A: When you were working on my post-conviction.Id. at 87-88. To be sure, while under cross-examination, Merzbacher made some allusions to a vaguely-recalled mention of guilty plea on the first day of trial. Id. at 88. Of course, the type of testimony offered by Merzbacher is subject to heavy skepticism. See, e.g., Hooper v. Garraghty, 845 F.2d 471, 475 (4th Cir. 1988) cert. denied, 488 U.S. 843 (1988) (noting "obvious credibility problems" associated with petitioner's self-serving claim that he would not have pled guilty had counsel not been ineffective as alleged). Nevertheless, his testimony is corroborated by his lawyers' testimony. The cumulative effect of the testimony is far more persuasive than merely considering Merzbacher's individual statements. This is especially so in light of the fact that the post-conviction court's finding that Merzbacher committed perjury is derivative of its finding that Gutierrez committed perjury.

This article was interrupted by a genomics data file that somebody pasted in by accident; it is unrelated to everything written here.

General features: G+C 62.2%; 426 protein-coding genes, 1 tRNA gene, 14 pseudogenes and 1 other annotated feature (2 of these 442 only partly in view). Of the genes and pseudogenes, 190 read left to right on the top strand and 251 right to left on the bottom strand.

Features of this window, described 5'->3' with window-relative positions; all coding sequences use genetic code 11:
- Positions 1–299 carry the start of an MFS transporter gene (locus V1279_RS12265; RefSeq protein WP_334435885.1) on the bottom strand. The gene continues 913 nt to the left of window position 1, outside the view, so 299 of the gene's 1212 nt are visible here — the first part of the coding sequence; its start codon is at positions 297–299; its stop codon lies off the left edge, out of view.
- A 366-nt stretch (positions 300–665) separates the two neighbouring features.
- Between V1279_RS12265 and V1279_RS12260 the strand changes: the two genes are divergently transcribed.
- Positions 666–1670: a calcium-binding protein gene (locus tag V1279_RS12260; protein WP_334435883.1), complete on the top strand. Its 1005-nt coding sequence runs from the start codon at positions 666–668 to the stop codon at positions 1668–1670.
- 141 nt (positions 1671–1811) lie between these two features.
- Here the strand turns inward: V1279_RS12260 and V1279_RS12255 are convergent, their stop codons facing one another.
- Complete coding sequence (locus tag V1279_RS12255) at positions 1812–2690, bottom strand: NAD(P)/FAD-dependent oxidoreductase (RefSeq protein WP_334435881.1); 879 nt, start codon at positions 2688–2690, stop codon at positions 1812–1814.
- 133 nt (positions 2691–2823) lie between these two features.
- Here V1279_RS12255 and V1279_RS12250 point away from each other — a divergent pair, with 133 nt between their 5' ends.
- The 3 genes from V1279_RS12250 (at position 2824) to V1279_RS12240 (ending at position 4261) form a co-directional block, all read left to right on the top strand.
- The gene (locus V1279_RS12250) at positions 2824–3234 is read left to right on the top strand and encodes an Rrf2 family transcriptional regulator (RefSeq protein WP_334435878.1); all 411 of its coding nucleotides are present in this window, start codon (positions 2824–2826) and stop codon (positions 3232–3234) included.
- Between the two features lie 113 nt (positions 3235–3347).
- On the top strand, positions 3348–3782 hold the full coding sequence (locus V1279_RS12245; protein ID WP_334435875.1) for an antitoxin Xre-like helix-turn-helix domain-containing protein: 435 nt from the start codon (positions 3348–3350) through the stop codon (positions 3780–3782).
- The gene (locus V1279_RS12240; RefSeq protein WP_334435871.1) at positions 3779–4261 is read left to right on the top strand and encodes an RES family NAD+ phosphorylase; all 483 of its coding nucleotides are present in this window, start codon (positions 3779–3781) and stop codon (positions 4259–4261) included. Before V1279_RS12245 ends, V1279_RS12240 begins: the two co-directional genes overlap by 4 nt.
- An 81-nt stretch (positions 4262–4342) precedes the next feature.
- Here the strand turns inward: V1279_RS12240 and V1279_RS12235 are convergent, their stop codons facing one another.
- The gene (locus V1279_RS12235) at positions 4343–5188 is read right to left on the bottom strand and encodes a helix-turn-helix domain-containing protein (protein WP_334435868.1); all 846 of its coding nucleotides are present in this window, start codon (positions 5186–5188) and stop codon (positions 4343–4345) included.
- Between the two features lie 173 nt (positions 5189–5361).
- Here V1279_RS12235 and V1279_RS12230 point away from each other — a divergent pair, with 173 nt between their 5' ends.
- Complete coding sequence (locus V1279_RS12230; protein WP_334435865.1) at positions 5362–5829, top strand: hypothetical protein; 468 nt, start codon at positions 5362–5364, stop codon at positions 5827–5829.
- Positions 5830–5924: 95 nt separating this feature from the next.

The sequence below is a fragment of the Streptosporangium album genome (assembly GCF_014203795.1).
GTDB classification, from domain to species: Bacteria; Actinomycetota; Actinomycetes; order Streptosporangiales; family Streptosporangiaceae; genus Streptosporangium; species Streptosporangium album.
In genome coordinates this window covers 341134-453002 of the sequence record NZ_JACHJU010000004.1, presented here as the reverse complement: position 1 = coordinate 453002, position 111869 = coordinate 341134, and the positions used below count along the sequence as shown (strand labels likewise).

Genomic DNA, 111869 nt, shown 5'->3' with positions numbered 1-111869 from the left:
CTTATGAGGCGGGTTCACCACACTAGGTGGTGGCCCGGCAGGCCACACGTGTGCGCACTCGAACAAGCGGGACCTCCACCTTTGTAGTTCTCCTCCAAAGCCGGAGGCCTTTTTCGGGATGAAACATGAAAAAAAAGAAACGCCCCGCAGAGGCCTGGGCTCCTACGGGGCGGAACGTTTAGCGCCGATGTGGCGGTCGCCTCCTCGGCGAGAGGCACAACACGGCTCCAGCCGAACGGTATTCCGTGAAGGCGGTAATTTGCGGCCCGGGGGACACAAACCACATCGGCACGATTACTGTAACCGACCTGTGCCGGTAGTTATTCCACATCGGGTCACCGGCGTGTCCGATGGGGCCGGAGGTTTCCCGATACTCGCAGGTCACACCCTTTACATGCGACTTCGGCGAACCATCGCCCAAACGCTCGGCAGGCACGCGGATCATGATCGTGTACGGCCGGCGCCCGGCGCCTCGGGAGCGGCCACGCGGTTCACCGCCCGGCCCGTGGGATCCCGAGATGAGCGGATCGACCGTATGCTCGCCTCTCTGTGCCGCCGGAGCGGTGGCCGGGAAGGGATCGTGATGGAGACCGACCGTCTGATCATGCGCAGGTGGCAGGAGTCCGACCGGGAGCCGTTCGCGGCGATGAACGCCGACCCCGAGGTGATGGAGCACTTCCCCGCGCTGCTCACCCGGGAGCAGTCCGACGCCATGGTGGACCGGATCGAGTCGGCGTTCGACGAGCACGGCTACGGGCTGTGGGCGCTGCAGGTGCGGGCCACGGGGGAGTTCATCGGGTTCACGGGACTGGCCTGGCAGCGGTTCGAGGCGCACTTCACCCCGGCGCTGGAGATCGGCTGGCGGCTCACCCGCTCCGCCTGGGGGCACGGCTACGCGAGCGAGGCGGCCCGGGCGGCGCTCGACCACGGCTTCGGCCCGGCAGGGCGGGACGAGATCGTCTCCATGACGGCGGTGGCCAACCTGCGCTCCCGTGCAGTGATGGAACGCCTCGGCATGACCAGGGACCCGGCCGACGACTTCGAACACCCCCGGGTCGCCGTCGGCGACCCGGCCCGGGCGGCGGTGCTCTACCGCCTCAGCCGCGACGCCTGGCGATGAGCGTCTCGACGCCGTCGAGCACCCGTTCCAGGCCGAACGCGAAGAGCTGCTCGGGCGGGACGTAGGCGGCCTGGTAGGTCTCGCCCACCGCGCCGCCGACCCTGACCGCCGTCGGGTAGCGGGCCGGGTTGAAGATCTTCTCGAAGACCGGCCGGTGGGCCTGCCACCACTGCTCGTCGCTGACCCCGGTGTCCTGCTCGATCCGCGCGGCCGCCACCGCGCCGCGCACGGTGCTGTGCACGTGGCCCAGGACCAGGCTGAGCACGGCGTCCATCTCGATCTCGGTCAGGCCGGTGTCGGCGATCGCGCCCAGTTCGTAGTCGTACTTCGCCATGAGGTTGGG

* * *
As can be seen, the evidence properly before the post-conviction court because it was properly admitted through the adversarial process provide no substantial basis to reject the contention that Merzbacher never learned of the ten-year offer from his attorneys. The court now turns to evidence which lies at the heart of the post-conviction court's adverse credibility findings.
2. The Post-Conviction Court's Procurement of Extra-Record Information
A. Legal Framework for the Analysis
Judge Kozinski has cogently illustrated a useful analytical framework for the assessment called for in this unique case. In Taylor v. Maddox, 366 F.3d 992 (9th Cir. 2004), he described the four "flavors" of tainted state court factfinding which may give rise to an "objectively unreasonable" determination by a federal habeas court exercising jurisdiction under 28 U.S.C. § 2254: